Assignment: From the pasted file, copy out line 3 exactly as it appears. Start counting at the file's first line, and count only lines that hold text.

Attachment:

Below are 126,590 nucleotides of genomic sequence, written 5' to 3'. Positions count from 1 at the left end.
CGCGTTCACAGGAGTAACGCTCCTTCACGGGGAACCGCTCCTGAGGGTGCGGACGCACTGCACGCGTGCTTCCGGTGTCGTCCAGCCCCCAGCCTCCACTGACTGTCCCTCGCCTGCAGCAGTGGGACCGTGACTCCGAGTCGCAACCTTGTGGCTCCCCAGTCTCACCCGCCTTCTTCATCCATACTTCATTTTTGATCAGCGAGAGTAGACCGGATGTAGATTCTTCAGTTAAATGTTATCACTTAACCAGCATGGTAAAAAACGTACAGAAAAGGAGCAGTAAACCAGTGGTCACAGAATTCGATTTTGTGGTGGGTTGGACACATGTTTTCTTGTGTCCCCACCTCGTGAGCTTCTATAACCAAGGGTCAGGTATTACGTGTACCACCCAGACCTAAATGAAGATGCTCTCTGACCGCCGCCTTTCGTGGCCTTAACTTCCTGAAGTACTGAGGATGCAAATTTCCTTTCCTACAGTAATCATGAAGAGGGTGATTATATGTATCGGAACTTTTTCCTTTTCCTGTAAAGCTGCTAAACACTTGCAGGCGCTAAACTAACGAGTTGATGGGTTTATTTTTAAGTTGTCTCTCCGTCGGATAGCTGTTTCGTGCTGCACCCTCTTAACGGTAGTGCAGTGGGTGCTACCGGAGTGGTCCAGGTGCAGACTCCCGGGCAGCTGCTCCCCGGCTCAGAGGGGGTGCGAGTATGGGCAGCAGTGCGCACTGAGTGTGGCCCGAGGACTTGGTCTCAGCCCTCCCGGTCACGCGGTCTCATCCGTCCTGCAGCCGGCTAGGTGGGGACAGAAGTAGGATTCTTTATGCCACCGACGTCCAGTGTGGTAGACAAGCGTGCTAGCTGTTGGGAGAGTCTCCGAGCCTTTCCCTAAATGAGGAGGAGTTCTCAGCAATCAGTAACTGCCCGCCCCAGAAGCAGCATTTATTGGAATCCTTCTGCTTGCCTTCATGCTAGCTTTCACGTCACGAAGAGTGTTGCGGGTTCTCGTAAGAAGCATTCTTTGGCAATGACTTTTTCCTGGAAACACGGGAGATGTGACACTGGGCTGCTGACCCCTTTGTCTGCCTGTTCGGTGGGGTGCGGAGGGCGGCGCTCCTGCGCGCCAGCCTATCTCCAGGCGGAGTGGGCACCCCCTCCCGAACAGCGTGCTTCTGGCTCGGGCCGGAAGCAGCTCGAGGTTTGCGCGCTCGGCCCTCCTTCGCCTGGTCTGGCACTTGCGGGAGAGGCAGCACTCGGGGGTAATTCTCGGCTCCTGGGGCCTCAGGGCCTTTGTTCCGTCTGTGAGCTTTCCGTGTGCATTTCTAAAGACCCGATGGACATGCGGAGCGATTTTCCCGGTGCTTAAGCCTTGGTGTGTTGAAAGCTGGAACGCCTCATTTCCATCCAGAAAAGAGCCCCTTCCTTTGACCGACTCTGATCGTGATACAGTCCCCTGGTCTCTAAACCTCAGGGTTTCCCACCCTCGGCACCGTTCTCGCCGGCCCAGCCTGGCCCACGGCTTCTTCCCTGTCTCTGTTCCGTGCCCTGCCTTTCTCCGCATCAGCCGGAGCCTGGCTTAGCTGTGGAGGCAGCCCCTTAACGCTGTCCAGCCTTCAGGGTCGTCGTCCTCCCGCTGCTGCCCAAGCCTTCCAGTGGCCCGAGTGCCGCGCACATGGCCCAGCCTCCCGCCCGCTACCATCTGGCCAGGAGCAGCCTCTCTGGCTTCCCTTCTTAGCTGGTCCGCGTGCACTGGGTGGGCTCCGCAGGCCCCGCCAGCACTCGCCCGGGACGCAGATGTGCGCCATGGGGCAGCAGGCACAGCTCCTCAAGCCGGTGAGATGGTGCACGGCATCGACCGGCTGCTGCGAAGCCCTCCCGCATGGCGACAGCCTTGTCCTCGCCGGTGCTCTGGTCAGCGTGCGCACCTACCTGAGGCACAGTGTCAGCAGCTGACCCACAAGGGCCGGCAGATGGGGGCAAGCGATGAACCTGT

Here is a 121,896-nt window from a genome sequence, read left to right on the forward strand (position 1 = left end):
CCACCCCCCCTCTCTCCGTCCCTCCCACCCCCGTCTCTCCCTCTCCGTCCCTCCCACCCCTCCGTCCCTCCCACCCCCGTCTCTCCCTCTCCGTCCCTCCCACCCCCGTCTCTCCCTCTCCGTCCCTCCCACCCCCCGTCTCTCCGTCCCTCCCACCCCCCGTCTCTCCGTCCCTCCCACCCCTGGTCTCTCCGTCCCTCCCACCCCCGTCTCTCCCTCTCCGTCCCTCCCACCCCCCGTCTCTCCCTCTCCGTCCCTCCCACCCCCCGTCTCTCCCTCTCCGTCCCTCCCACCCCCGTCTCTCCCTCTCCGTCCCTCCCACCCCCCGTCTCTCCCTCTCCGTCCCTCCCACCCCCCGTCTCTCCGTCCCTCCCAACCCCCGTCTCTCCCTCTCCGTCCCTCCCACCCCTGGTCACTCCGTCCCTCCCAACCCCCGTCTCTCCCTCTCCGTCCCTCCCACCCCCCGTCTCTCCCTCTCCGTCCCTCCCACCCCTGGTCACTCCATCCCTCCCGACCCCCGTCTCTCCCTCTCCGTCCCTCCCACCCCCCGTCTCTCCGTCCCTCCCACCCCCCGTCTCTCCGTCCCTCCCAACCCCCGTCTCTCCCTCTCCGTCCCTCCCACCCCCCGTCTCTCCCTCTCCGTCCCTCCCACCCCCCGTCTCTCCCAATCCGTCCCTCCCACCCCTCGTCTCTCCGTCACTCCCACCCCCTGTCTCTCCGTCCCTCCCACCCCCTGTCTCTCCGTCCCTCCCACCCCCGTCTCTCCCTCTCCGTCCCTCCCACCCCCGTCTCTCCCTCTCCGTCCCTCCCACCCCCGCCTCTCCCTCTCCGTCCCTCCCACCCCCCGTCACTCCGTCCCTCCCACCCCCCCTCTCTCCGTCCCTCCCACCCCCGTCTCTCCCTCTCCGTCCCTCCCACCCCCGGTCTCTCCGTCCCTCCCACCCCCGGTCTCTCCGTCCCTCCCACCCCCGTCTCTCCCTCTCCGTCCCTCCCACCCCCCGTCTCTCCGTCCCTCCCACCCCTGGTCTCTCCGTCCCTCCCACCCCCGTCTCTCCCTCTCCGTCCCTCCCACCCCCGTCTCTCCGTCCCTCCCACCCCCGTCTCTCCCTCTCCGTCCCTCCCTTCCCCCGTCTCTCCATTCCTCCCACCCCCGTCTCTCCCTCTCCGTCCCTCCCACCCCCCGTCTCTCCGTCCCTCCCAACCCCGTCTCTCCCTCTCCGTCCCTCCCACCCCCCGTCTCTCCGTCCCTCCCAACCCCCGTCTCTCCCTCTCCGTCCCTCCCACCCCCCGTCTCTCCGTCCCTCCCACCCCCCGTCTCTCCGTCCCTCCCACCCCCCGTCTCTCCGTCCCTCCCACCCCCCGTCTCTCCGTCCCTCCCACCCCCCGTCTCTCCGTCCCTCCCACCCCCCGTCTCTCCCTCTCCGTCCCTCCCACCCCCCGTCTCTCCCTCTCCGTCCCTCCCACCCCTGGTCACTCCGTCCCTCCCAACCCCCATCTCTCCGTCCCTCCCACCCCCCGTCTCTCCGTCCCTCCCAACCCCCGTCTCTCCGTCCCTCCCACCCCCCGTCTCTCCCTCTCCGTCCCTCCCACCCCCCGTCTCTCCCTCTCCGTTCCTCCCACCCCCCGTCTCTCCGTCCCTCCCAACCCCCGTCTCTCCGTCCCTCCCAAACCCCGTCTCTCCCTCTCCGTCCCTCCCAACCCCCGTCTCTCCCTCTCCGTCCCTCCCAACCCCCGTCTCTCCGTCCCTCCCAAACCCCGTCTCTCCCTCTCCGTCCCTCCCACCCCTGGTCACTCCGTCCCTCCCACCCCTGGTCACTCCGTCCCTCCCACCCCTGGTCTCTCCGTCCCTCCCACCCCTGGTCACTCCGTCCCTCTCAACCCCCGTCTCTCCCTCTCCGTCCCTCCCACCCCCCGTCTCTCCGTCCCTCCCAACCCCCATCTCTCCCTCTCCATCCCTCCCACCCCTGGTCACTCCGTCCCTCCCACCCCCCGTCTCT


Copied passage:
Here is a 121,896-nt window from a genome sequence, read left to right on the forward strand (position 1 = left end):